To read the full story, go to
http://www.cbsnews.com/stories/1998/07/08/60minutes/main13502.shtml

Who tells the truth? The journalists who wrote Tainting Evidence or the FBI and its crime lab people?

posted by david | 11:56 PM


Wednesday, May 15, 2002  

Good post T.J. Welcome to the blog.

posted by Kevin L. Connors | 8:32 AM


Tuesday, May 14, 2002  

In Praise of the Gun

Just some stuff that's been on my mind. Enjoy!

There is an over-arching attitude towards firearms in the Western world today, and that is that they are somehow evil. Even those of us who defend people’s right to bear arms sometimes fall into this mindset and defend it either on the basis of people’s right to do things others find bad or on the utility of protecting oneself. I’ve even seen ardent anti-gun control supporters say that, if all guns could be eliminated from the world that it would be a desirable thing.

This notion that guns are just used for violence and are, at best, a necessary and sometimes useful evil must be challenged. Such a view is completely contradictory to historical fact.

It may be a sad commentary on mankind, but people have never been able to gain freedom and equal treatment from their rulers without armed force. Before the invention of the firearm, such force was limited to the wealthy. They were the only ones who could afford the armor, weaponry, and horses that would enable them to be effective fighters. It was this way from Ancient Greece through the Middle Ages. Only the wealthy could afford effective weaponry and the training to use it, so the wealthy had a monopoly on the means of violence. And they used this to rule.

The invention of the firearm changed things fundamentally. A gun is a very simple machine to build and to use. They are cheap, and are effective. Now, a peasant could afford a weapon that could take out a nobleman knight on horseback. The wealthy no longer had a monopoly on the means of violence. It is no coincidence that within a few generations of the invention of the firearm the Western world was swept with revolutions and uprisings establishing much more liberal societies.

So, if you enjoy the equality and liberty of modern society and do not want to be ruled by a king who basically owns you as a slave, then say thank you to the firearm. It is what established that liberty. It has done more good for the common man then anything else in history.

posted by Tommy | 7:19 AM


Thursday, March 28, 2002  

I seem to be a trend-setter here. I have been a proponent of a Condoleeza Rice VP bid in 2004 since Bush 43's election. Lee Bockhorn writes about it in this Weekly Standard article. I would disagree with Lee on her ability to attract a substantial black vote; but neither of us have much to back our opinions up though. However, I'm sure there will be much polling among the black electorate in the next year and a half.

Bockhorn also downplays the question of Cheney's health. The question at this point is not whether or not he'll be fit to run in 2004, but 2012 (for a second term as President; he'll be 71, Reagan was 73). He does correctly queestion conservative's trepidation about her stand on abortion. But the GOP, if it hopes to win elections, must embrace the measured position of Kay-Bailey Hutchenson, which reflects the mainstream of American Society.

posted by Kevin L. Connors | 10:01 PM


Wednesday, March 20, 2002  

In this Tech Central Station article. Glenn Reynolds explores the subject of international space law, which has been quite neglected of late. I am particularly interested in the sanctity of private property rights in the absence of territorial rights:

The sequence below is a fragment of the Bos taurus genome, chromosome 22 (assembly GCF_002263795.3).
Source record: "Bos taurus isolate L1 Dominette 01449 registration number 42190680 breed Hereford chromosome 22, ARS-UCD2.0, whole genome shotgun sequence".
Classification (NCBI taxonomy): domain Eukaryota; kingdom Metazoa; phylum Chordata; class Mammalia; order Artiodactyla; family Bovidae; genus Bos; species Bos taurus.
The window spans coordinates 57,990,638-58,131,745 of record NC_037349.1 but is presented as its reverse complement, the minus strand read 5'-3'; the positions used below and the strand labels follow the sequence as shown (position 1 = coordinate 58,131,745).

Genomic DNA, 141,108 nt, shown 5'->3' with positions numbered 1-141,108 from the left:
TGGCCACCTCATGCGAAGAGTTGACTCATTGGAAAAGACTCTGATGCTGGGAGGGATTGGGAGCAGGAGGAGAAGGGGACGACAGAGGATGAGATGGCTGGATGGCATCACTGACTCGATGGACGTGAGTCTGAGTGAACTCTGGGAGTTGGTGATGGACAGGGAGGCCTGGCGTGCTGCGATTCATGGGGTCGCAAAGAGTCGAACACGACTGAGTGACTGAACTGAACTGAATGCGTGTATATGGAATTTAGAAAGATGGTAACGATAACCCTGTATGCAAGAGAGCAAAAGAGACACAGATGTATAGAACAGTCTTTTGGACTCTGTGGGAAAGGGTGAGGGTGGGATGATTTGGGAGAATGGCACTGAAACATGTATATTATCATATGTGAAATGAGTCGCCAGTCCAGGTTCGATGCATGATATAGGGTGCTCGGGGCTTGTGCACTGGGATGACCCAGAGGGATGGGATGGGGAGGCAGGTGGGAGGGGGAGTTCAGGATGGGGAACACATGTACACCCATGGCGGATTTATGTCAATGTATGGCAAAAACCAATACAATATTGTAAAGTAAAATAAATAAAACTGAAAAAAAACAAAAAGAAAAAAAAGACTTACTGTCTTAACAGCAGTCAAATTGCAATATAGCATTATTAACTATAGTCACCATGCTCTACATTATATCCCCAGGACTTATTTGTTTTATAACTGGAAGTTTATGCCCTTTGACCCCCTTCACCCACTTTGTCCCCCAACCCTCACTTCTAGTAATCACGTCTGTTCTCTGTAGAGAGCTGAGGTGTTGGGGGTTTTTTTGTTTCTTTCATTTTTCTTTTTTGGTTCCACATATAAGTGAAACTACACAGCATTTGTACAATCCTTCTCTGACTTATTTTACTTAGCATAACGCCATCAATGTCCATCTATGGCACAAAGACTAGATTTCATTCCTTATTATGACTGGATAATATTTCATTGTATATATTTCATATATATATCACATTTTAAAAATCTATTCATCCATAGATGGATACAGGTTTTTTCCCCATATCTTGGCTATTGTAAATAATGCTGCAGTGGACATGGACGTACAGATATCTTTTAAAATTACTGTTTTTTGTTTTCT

Freedom of enterprise. The 1967 Outer Space Treaty forbids "national appropriation" of territory on the Moon or other celestial bodies, but it does not say anything about private property. Most (though not quite all) legal commentators agree that the Outer Space Treaty does not bar private property rights in those resources, and some argue that, properly interpreted, it actually provides affirmative protection for private parties who want to engage in, for example, asteroid mining.

Anyone who doesn't stare out into the void through rose-colored glasses Knows that ultimately, rights are secured by force-of-arms, the classic province of government. There's no guarentee that everyone's going to play nice up there. Are we to have private militaries to remain secure?

posted by Kevin L. Connors | 1:38 PM


Tuesday, January 22, 2002  

Out of that hotbed of progressive thinking, Texas, we now have pay-by-the-mile auto insurance, I like the idea of insurance only charging for miles driven. But the author, Aaron S. Edlin, advocates confirming the miles driven with GPS systems. The next step then would be to charge not just for how much you drive, but where you drive, and the compilation of large databases on all your travels. Do you think the goverment snoops can keep their fingers out of something like that?

posted by Kevin L. Connors | 2:37 AM


Sunday, January 13, 2002  

Here we learn that Nigeria wants to enter the space race. More power to them. But I did notice this rather ludicrous statement in the BBC article:

"But Nigeria is ideally sited for a space port. Its position just north of the equator means any rocket can harness maximum benefit from the Earth's rotation, which helps catapult the vehicle into space, when it makes the leap into orbit.

That is just bunk. There is a reason the US has a launch facility on the East Coast (Kennedy) and another on the West Coast (Vandenburg): Due to the rotation of the Earth, the West Coast is the best place from which to launch a polar orbiting sattilite, while the East Coast is best to launch equtoral orbiting sattilites. Most communications and weather sattilites are of the latter type.

Misfiring vehicles launched from Nigeria will fall on densely populated West Africa, not a good thing. For the record: The best place on Earth from which to launch a sattilite is in Africa however; the top of Mt Kenya.

posted by Kevin L. Connors | 11:32 PM
 

Just refered this to Kathleen Parker. I'm also going to post at Terran BBS. May the blog revolution continue!

posted by Kevin L. Connors | 12:20 AM


Saturday, January 12, 2002  

This is the first entry of this blog. It is dedicated to libertarian thinking and California politics.

posted by Kevin L. Connors | 11:56 PM